Tuesday, February 16, 2016

Trumbo (2015) film review

Year: 2015
Running Time: 124 minutes
Director: Jay Roach
Writers: Bruce Cook (book), John McNamara (screenplay)
Cast: Bryan Cranston, Diane Lane, Helen Mirren, Michael Stuhlberg, Louise C.K., Elle Fanning, Dave Maldonado, John Goodman, David James Elliot, Alan Tudyk, Roger Bart, Dean O'Gorman, Christian Berkel

Trumbo will be released in Australia on February 18 and distributed by eOne.

Trumbo is a stunning and riveting portrait of old Hollywood which brings to light the extreme injustice inflicted upon important and talented members of the filmmaking community out of fear of their conflicting political beliefs.

Eccentric screenwriter Dalton Trumbo (portrayed by Bryan Cranston) was a favourite among Hollywood studios in the 1940's with such credits to his name as Kitty Foyle and Thirty Seconds Over Tokyo. He was also well known for his vocal political beliefs which coincided with that of the Communist party and being a member of the Hollywood 10, a group of directors and screenwriters who were blacklisted after refusing to answer questions and name names in Congress. After being tried, convicted and sent to prison, the blacklist prevented Trumbo and fellow Hollywood 10 members from obtaining work in American cinema. As a result, Trumbo had to find a way to write and make money for his family without the Academy, Screenwriters Guild and the infamous gossip columnist, Hedda Hopper (Helen Mirren) finding out.

Jay Roach's first turn at directing dramatic film is an intriguing piece of cinema that only becomes more so as the film progresses. It's sense of intrigue drives this fascinating story which is an imprint of Hollywood history that captures the political climate of the time in both the Southern Californian movie town and the United States as a whole. With the onset of the Cold War, the United States held an increased sense of paranoia. Hence the concern with those who were Communist sympathizers, especially in the film industry where filmmakers have a greater ability to influence by way of their large scale of reach. Hollywood during this time was generally daunted by anything that was considered different in terms of filmmaking and the film industry people, so those who were Communists were part of a minority and ostracised.

Trumbo is a fine piece of old Hollywood nostalgia as it captures the time period and it's players splendidly and will be a treat to anyone who is interested in the American film industry's earlier years. The costume design by Daniel Orlandi for both men and women is truly splendid and captures the fashion of the late 1940's and then the early 1950's wonderfully. The landscapes and location shots of North Hollywood and Highland Park are extreme contrasts to the way they are now, as they are far more tranquil and peaceful in the film as the Trumbo family's neighbourhoods than in this century.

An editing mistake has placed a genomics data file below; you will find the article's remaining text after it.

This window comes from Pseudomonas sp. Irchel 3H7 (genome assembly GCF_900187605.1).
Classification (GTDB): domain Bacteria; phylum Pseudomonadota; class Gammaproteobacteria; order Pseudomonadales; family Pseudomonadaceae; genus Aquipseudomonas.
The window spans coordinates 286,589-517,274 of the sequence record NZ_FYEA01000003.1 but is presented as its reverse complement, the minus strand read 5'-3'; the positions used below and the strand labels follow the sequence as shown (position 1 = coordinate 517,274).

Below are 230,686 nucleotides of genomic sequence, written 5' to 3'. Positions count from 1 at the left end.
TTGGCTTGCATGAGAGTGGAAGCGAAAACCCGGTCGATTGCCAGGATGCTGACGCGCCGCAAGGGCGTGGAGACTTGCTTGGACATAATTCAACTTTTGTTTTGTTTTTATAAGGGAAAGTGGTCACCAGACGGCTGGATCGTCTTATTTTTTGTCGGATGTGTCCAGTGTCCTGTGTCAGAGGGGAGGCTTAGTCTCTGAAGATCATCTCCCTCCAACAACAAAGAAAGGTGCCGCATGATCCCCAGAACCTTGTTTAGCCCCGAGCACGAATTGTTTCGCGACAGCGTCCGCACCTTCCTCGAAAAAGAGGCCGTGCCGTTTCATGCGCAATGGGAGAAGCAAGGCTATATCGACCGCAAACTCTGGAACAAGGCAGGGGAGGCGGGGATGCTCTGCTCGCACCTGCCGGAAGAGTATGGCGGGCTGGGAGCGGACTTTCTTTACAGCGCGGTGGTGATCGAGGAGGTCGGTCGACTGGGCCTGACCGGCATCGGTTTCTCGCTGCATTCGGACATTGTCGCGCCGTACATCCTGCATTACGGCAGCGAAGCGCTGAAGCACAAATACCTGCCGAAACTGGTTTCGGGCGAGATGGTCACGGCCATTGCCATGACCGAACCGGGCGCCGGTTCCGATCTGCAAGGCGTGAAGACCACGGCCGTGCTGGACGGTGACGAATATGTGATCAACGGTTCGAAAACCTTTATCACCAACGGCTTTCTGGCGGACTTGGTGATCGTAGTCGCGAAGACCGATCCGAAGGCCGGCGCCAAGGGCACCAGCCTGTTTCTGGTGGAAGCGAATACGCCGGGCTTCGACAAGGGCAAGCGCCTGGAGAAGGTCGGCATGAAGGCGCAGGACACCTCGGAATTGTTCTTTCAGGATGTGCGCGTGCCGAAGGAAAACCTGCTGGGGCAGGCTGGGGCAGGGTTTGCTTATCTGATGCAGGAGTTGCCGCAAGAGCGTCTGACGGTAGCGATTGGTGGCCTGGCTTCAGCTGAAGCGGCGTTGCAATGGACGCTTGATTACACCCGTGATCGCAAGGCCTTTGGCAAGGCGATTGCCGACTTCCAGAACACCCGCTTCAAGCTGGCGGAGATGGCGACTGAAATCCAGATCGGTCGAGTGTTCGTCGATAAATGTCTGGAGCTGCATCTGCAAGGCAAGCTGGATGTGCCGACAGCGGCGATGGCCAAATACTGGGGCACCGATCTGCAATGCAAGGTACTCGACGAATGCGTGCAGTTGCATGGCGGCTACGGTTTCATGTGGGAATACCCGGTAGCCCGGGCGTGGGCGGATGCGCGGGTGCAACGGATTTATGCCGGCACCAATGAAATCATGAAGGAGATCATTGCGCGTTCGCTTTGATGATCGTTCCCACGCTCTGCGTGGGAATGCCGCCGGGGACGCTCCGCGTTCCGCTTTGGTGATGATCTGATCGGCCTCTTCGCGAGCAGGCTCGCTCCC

One of the main features of Trumbo that fans of the golden era will appreciate is that it shows the power that Hedda Hopper really had in Hollywood. Hopper was absolutely ruthless in her approach to obtaining information and getting exactly the outcome she wanted in any situation. She had the power to make or break people's careers and many of the stars chose to share exclusives with Hopper for her column to be on her good side. In Trumbo, Helen Mirren portrays her perfectly as Hopper was known for being able to switch from trying to obtain information by being charming to being manipulative and scheming. The film shows how her accessibility to some of the biggest names in Hollywood including Louis B. Mayer and John Wayne made her so powerful and how in this case she not only used the information for her column, but also to mould Hollywood into the way she wanted it.

Bryan Cranston is superb in the title role as Dalton Trumbo as his transformation into the screenwriter with all his eccentricities is a wonderful example of brilliant character acting. Towards the beginning of the film, it almost feels as though John MacNamara's screenplay has created a glorified version of Trumbo with his frequent long, meaningful speeches. However, when Louis C.K.'s character of Arlen Hird questions Trumbo as to why he has to "say everything like it is chiselled into a rock", this is the end of these long passages by Trumbo and one realises that this was really the way Trumbo spoke until he was tried and convicted. Cranston's Trumbo develops throughout the film and it is evident how his character changed and evolved as a result of the tumultuous events.

Trumbo has a number of old Hollywood figures featured in the film that many will recognise. There is a great use of archival footage of actual events and old films in which footage shot for this film of actors portraying certain characters is inserted in. While some of the actors playing characters who are based on real life figures may not exactly physically resemble them, it is incredible how each of them have mastered the mannerisms and voices of their real life counterparts. Michael Stuhlberg is an absolute standout as Edward G. Robinson. He gives a fantastic emotional portrayal as the actor who commits a rather despicable act in the eyes of his friends, but one forgives him when his heartfelt explanation is heard. David James Elliot's portrayal of John Wayne makes him perhaps not as likable as he was perceived, while Dean O'Gorman's Kirk Douglas does quite the opposite. O'Gorman embodies the Spartacus actor perfectly and is incredibly likable leading those who weren't alive in the 1950's to understand Douglas' appeal.

While Trumbo is not a proud look back at this time period in Hollywood, it is an accurate and fascinating biopic with a strong screenplay and wonderful performances which make it incredibly entertaining and enjoyable in it's nostalgia.


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